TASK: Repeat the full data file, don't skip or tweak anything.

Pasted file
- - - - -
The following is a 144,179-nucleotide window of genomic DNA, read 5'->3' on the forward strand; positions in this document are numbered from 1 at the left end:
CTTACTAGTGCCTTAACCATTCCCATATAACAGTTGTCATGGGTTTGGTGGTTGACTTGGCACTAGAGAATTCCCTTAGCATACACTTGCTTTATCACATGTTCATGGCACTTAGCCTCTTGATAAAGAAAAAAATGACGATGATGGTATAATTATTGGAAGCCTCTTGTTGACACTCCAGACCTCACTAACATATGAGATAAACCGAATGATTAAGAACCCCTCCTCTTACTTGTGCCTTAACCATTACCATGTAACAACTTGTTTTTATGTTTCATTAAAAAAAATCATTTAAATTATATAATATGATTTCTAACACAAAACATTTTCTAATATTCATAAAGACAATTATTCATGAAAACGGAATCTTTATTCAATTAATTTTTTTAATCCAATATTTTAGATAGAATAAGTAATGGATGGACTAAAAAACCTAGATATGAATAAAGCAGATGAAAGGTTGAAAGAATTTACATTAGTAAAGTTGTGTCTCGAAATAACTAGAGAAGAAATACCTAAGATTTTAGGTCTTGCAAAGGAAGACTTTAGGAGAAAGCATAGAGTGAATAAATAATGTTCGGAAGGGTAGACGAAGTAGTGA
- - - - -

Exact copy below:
The following is a 144,179-nucleotide window of genomic DNA, read 5'->3' on the forward strand; positions in this document are numbered from 1 at the left end:
CTTACTAGTGCCTTAACCATTCCCATATAACAGTTGTCATGGGTTTGGTGGTTGACTTGGCACTAGAGAATTCCCTTAGCATACACTTGCTTTATCACATGTTCATGGCACTTAGCCTCTTGATAAAGAAAAAAATGACGATGATGGTATAATTATTGGAAGCCTCTTGTTGACACTCCAGACCTCACTAACATATGAGATAAACCGAATGATTAAGAACCCCTCCTCTTACTTGTGCCTTAACCATTACCATGTAACAACTTGTTTTTATGTTTCATTAAAAAAAATCATTTAAATTATATAATATGATTTCTAACACAAAACATTTTCTAATATTCATAAAGACAATTATTCATGAAAACGGAATCTTTATTCAATTAATTTTTTTAATCCAATATTTTAGATAGAATAAGTAATGGATGGACTAAAAAACCTAGATATGAATAAAGCAGATGAAAGGTTGAAAGAATTTACATTAGTAAAGTTGTGTCTCGAAATAACTAGAGAAGAAATACCTAAGATTTTAGGTCTTGCAAAGGAAGACTTTAGGAGAAAGCATAGAGTGAATAAATAATGTTCGGAAGGGTAGACGAAGTAGTGA